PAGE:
Off-Label Prescribing in Pediatrics

The Food and Drug Administration approved the use of the antidepressant Prozac (fluoxetine) as a treatment for children and adolescents 7 to 17 years of age with depression (major depressive disorder) or obsessive-compulsive disorder (OCD) in 2003.

That new indication followed studies that showed that Prozac was safe and effective for children with these disorders. But just because a medicine isn't FDA approved does not mean that it is not safe. It simply means that the drug company that makes the drug has not applied to the FDA for approval. Prozac had been safely used in adults since 1987.​

Mother reviewing prescription for daughter in clinic
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Off-Label Prescribing in Pediatrics

Many drugs are not FDA-approved for use in kids but are still used "off-label," meaning that they are used in children younger than the approved age or for other conditions that they are not approved for yet. In fact, according to the American Academy of Pediatrics, 'three-fourths of the prescription drugs currently marketed in the United States lack pediatric use information.'

This doesn't mean that it is not safe to use these medicines though. When deciding to use a medication 'off-label', a doctor should be making that decision 'based on sound scientific evidence, expert medical judgment, or published literature.' It is not like your doctor is experimenting with your child.

The use of albuterol to treat children with asthma is a good example of the safe 'off-label' use of a drug. Although commonly used in infants and toddlers, albuterol is only FDA-approved for use in children over 2 years old. Many other asthma inhalers, such as Dulera and Advair are only FDA-approved for use in children over age four.

So why are these medications used if they are not FDA approved?

In the case of these asthma medications, there are no other medications to use and these medicines have been used so much, they are thought to be safe and studies have shown that they work. And the alternative, not treating or preventing children's asthma symptoms, would not be acceptable.

The same is true for depression and other mental health problems, which are unfortunately common in children and sometimes require off-label prescription drugs.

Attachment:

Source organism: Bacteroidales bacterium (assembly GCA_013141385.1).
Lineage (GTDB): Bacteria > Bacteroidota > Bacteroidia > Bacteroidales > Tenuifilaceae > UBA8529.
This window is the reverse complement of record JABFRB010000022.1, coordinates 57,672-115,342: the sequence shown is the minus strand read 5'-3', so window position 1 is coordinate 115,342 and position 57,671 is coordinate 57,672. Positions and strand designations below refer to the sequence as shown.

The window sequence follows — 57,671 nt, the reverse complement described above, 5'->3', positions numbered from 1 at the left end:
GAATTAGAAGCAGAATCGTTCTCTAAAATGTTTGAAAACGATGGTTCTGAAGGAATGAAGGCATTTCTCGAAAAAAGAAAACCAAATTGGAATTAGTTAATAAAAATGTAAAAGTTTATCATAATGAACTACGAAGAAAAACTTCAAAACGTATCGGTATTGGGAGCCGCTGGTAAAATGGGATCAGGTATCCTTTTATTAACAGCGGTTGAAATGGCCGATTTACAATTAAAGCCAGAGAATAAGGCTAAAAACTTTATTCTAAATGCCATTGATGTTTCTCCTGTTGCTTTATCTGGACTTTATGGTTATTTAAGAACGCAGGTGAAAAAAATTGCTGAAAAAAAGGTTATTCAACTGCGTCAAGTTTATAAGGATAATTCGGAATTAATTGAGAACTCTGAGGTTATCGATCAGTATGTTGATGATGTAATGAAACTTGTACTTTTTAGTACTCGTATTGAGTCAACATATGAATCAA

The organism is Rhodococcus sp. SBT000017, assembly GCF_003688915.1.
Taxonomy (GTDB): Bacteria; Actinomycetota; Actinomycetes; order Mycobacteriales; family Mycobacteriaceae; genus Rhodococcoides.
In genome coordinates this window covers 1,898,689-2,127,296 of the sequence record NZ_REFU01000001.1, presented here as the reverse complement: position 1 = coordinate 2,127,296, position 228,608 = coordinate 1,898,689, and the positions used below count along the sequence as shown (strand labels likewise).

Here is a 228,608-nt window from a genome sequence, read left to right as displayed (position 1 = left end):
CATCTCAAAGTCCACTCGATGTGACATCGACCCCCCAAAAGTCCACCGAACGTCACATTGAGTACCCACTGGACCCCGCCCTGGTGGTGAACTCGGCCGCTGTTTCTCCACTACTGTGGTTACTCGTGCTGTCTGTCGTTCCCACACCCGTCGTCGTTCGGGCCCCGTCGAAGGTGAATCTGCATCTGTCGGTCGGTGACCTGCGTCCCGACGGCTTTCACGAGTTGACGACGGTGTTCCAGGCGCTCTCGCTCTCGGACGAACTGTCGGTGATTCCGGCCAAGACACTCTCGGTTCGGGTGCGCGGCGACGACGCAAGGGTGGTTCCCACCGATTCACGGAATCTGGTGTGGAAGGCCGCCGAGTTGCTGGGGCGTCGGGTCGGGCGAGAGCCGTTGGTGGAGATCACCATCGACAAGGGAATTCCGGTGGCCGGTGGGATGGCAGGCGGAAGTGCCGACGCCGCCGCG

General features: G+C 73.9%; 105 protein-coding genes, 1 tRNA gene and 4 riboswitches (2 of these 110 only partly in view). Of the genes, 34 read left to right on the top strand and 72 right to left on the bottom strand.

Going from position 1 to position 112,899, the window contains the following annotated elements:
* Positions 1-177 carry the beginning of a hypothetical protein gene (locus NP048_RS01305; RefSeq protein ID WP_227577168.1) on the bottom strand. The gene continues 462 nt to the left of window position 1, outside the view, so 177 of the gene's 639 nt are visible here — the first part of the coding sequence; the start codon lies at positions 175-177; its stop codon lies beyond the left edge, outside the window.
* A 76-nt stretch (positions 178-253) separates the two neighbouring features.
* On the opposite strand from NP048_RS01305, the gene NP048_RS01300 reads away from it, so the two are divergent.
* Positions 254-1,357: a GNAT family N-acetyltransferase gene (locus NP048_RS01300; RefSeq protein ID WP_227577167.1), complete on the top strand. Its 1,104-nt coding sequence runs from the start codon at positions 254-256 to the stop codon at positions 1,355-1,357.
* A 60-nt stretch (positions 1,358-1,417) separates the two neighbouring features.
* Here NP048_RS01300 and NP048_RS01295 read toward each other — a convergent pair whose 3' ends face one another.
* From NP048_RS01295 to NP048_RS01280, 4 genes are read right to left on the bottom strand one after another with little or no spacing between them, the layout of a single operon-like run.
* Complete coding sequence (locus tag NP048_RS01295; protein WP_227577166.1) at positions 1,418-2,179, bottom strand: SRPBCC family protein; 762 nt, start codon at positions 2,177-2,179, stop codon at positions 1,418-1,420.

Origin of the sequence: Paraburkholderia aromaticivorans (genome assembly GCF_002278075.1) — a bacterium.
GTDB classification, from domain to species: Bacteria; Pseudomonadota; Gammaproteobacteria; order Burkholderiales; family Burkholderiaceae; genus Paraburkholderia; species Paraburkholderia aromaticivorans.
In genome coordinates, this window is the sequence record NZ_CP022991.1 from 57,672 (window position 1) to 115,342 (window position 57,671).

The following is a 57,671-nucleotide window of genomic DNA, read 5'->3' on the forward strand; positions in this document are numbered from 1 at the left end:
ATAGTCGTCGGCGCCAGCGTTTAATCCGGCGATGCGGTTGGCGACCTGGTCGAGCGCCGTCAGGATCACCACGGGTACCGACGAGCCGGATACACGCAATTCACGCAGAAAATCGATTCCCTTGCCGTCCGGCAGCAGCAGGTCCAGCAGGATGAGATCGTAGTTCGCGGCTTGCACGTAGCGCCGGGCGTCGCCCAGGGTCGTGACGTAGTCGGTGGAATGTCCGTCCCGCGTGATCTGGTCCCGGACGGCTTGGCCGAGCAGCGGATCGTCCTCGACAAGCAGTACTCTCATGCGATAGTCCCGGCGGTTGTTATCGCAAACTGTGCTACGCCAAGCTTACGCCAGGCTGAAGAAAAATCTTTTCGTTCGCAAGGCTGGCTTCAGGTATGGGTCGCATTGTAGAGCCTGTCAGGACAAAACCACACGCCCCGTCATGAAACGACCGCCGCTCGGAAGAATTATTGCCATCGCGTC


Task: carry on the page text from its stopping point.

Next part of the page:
We are seeing more FDA-approved medicines for children with mental health problems, though, including:

  • Lexapro (escitalopram) kids (12 and over) with depression
  • Luvox (fluvoxamine) kids (8-17) with OCD
  • Zoloft (sertraline) kids (6-17) with OCD
  • Lithium kids (12 and over) with bipolar
  • Orap (pimozide) kids (12 and over) with Tourette's disorder
  • Risperdal (risperidone) autistic kids (5 and over)

Other medications, like Lithium, Zyprexa (olanzapine), Seroquel (quetiapine), and Abilify (aripiprazole) and approved for children with bipolar disorder or schizophrenia.

How do you know if your child has been prescribed an 'off-label' medicine?

You could ask your doctor or pharmacist, or simply check the package insert (PI) that came with the medication. In the PI, look for a section called 'Indications and Usage' or 'Pediatric Use' and see what ages are listed. Remember that just because your child is younger than the listed age doesn't mean that the medication isn't safe and you shouldn't stop it without talking with your doctor.

Downsides of 'Off-Label' Medicine Use

One big downside is that doctors sometimes have to estimate the dosage to give younger children based on the commonly used dosage for older children and adults. This might lead to children getting too much or too little medicine.

Another downside is that if your doctor doesn't feel comfortable using drugs 'off-label' then your child might not be getting the best treatment available. Your doctor might be using an older medication with more side effects or your child might not be receiving any medication at all.

The Pediatric Drug Rule was instituted by the FDA to try and get drug companies to test their drugs in children. The Best Pharmaceuticals for Children Act also works 'to improve the safety and efficacy of pharmaceuticals for children.' Hopefully, they will lead to more drugs being tested and approved for use in children so that they don't have to be used off-label anymore.

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  • American Academy of Pediatrics Policy Statement. Off-Label Use of Drugs in Children. Pediatrics. March 2014, VOLUME 133 / ISSUE 3